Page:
• The Rogue Not Taken by Sarah MacLean
  • Smoke in the Sun by Renée Ahdieh (YA)
  • Reaper at the Gates by Sabaa Tahir (YA)
  • The Kiss of Deception by Mary Pearson (YA)

Wow June felt like it lasted forever… is it just me? I really don’t know how I managed to fit in that much reading.




After I turned in my novel, I took a three week vacation. It wasn’t really a choice (scheduling issue), but it happened to come at the perfect time. I spent most of that time at home sewing, and playing toddler herder.

The time between projects or drafts always feels really odd. I was so worded out that I couldn’t even stand to look at books. But by the end of the three weeks, I turned in another minor revision of the novel and my brain was spitting out new ideas. That’s usually a good sign that I’ve rested up enough to move on to the next thing/stage.

Know thyselves, writers. Whatever your process is, whatever you need, respect it and don’t be ashamed of it. I need a hard stop from time to time, but I always come back to the words because creating is still my happy place.

Mulling Over: 

I’ve been chewing over some well meaning, but cringe worthy  comments I’ve gotten when I’ve told other writers I’m writing YA novels. And it’s not that they’re completely wrong, but that they’re reductive statements that I worry that people take at face value.

1) You have to be politically correct when you’re writing YA:

Political correctness isn’t at all the goal, though the end result might look like it. Lately there’s been push back on representation done badly, but the reason is to protect kids from damaging narratives (or even kill a kid’s love of reading). This is not the same thing as political correctness.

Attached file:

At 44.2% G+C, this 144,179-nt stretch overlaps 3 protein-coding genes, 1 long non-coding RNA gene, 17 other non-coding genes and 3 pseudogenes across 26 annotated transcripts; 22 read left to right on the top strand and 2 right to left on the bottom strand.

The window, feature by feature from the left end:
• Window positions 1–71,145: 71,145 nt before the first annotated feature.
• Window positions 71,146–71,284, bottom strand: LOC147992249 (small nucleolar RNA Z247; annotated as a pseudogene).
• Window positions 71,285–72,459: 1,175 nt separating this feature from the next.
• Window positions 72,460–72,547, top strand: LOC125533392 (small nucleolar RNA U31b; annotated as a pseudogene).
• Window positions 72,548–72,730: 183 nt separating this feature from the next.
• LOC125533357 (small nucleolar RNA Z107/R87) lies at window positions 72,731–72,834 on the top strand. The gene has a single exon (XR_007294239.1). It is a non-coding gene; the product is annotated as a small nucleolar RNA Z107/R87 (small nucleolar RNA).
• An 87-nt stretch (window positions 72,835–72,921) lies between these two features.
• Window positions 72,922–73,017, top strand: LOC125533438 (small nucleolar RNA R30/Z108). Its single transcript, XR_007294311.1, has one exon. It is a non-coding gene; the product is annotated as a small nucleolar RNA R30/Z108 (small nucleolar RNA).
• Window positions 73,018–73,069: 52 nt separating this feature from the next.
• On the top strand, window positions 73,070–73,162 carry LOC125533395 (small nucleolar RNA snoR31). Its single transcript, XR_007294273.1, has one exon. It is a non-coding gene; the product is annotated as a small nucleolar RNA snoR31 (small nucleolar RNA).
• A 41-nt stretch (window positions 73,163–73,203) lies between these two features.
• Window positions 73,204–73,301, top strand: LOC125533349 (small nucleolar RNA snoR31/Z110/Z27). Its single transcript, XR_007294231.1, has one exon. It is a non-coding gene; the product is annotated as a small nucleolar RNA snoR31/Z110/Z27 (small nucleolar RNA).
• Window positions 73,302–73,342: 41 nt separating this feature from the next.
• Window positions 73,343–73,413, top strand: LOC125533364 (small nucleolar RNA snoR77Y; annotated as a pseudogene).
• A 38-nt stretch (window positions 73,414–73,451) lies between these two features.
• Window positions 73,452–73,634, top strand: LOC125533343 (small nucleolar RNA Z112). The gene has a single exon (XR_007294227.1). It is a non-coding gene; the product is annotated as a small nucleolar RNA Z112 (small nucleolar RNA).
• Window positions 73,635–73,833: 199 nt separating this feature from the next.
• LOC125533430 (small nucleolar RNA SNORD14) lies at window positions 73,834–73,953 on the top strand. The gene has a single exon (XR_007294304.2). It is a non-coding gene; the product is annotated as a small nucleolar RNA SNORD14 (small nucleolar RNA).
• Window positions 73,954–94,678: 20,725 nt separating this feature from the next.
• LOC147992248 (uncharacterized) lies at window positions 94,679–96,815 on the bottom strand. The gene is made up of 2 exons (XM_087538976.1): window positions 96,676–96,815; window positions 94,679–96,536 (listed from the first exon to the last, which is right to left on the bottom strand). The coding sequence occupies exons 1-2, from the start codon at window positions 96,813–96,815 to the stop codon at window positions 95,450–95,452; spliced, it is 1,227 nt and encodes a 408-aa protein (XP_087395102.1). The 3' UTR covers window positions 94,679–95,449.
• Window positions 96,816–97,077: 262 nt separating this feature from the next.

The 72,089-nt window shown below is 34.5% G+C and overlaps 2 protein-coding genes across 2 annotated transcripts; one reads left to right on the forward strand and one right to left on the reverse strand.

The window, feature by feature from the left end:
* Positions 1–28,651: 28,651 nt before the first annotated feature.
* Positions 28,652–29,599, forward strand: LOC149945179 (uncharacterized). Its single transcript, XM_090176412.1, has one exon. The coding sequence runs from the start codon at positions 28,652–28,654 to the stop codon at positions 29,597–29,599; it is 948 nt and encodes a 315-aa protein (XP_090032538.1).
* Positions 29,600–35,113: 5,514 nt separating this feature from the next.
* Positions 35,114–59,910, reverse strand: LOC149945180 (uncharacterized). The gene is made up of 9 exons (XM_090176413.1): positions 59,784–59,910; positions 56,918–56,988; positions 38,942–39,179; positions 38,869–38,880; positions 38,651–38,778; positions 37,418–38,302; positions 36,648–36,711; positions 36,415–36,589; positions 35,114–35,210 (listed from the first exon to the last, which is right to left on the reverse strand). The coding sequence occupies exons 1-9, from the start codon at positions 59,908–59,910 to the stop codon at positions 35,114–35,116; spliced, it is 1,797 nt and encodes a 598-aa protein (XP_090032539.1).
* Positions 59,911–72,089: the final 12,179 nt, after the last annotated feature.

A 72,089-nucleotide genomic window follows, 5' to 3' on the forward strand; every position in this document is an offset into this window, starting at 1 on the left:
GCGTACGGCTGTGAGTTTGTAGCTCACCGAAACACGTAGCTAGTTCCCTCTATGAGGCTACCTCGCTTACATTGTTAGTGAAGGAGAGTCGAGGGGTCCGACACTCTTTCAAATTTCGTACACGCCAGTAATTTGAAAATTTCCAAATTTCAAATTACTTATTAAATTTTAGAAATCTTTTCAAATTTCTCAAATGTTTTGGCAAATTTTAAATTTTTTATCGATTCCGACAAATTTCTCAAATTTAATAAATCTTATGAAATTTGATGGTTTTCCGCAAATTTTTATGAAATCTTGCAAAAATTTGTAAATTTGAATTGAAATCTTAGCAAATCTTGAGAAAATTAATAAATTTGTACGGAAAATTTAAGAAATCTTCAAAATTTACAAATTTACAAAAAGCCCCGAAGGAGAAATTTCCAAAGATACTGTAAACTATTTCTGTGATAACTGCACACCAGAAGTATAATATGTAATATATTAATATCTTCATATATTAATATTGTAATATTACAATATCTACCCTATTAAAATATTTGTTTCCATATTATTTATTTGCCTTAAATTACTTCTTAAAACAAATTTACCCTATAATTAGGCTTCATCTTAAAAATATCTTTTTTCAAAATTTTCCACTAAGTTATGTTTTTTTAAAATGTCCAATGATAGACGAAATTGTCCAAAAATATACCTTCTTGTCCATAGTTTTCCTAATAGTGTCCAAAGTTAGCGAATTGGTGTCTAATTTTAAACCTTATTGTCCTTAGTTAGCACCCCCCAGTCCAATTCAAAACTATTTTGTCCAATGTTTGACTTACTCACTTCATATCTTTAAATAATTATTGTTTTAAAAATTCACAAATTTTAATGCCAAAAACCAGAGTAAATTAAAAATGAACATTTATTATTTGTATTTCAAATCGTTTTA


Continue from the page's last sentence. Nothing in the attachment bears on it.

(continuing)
And diverse writers are not a monolith. They have different experiences/worldviews that frequently do not agree with one another. There’s no single experience, and to reduce their work to only perfect characters a) Doesn’t reflect reality b) Is limiting c) Who gets to decide what is correct?

Moreover, teens these days have more language about gender and sexuality, than many of us did growing up, and I think that’s wonderful! I wish I could have had the words to express myself and have an easier time coming to terms with my identity. As YA writers these are all things we need to learn and be aware of, because they’re relevant to our audience.

There are still too many many harmful books being published, but if you really care about the people you’re writing for, I hope that you do your best not to purposefully do harm.

2) Diversity is so hot right now!

First off, I’m SO glad there’s more awareness these days and that diverse books keep hitting the bestsellers lists.  #WeNeedDiverseBooks has done a ton of work to champion the need for diversity in publishing, but if you look at the 2018 Lee and Low Diversity Report, the numbers are still pretty dismal.  Most books written about diverse/marginalized people, are not written by diverse/marginalized people.  Yes I’ve seen agents and editors asking for diverse stories on social media, but if you look at the people they actually sign, and the books that actually get published, it tells a different story. Unless there’s diversity up the chain (agents, editors, marketing, sales) we’ll just get the same stories with more colorful casts. This is nice, but it’s not meaningful change.

Diversity is not a trend. It’s the reality of the world, and publishing has a long way to go to start reflecting it.

And I’m not angry or mad about either of these things. I’m hopeful, because there are people working for change, and authors who really care about their audiences, and there are a so many people out there starving for stories that they can identify with.


    • Dread Nation by Justina Ireland (YA)
    • Children of Blood and Bone by Tomi Adeyemi (YA)
    • The Ones Who Got Away by Roni Loren
    • Not Your Sidekick by C.B. Lee (YA)